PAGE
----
In a bizarre lineup, the High Court of Justice on Monday heard arguments over whether the state can be compelled to agree to a plea bargain with Shula Zaken to get her to testify against former prime minister Ehud Olmert in the Holyland trial – with Olmert and the state standing on the same side for one day.

Zaken, Olmert’s former bureau chief, only recently made an eleventh hour push to turn state’s witness against him.

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But the state ultimately said that it was too late in the case, that her new testimony had too many inconsistencies and that she had failed to present evidence to verify parts of her story that contradicted her earlier testimony.

Olmert’s legal team has blasted Zaken as manufacturing lies about Olmert to save her own skin and out of vengeance and anger at Olmert after his lawyer Roi Blechner attacked her on television.

The Holyland trial involves 16 prominent defendants, including Olmert and Zaken, accused of smoothing over legal and zoning obstacles to construction in exchange for millions of shekels in bribes.

Responding to the state’s refusal to cut a deal and with Zaken’s public support, the Movement for the Quality of Government in Israel filed the petition to compel the state to change its stance.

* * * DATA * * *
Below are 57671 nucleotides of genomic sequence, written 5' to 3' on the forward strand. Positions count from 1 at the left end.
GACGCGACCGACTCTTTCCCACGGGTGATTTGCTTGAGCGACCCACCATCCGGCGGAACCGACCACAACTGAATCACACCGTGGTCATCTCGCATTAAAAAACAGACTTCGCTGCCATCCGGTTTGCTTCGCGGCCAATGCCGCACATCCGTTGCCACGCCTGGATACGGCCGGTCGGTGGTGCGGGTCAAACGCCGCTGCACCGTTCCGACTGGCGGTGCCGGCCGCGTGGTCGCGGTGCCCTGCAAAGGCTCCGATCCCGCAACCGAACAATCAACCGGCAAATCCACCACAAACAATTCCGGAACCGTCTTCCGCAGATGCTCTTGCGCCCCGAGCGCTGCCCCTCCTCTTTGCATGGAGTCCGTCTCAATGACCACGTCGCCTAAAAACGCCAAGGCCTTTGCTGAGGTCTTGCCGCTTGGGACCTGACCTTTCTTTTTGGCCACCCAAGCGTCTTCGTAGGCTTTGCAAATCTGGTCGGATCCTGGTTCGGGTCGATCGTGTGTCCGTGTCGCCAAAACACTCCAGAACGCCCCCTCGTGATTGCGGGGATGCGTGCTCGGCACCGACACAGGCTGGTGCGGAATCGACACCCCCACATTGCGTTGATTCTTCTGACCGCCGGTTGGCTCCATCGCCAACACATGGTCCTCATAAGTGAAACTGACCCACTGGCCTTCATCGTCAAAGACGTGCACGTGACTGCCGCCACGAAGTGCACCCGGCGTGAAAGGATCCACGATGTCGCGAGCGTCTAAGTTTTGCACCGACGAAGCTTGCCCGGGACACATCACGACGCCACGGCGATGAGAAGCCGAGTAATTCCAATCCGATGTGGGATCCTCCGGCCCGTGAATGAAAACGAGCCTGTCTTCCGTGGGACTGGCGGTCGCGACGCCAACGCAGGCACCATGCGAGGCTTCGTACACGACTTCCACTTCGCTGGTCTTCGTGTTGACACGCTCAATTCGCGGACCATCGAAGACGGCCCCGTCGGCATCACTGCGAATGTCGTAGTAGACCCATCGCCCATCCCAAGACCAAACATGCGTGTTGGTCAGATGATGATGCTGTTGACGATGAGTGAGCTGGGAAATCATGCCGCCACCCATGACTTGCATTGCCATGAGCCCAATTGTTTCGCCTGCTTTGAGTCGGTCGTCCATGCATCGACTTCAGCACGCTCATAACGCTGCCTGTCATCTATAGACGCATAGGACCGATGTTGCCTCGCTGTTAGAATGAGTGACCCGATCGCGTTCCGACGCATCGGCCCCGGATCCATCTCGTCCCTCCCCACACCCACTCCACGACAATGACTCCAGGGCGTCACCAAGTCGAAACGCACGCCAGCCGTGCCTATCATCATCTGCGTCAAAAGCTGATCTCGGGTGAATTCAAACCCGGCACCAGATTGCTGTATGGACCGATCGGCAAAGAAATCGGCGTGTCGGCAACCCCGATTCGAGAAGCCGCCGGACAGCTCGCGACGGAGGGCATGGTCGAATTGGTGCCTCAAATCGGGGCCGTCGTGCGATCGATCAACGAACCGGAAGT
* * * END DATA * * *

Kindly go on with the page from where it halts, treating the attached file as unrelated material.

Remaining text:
At the outset, Justice Isaac Amit, one of three more junior justices on the panel, noted that there were no legal precedents for compelling the state to cut such a deal.

The NGO responded that because Olmert was a past prime minister and potential future one, the case was so important to the public interest that her new testimony needed to be heard in court and by the public.

It added that it has often pressed the court in ordering new precedents when the issue was important enough to the country.

The state doubled down on the court’s statement that there was no precedent for courts invading its professional judgment on when to agree or not agree to plea bargains.

It said that there were “new developments” that supported its decision not to cut a deal with Zaken and asked that the court allow it to present the developments in a closed-door hearing without the other parties present.

The other parties protested and ultimately there was no closeddoor hearing, but the state did present the court a document with the new information, with the document not being shown to the other parties.

Keeping the document under a court gag order was highly unusual for any proceeding not dealing with national security.

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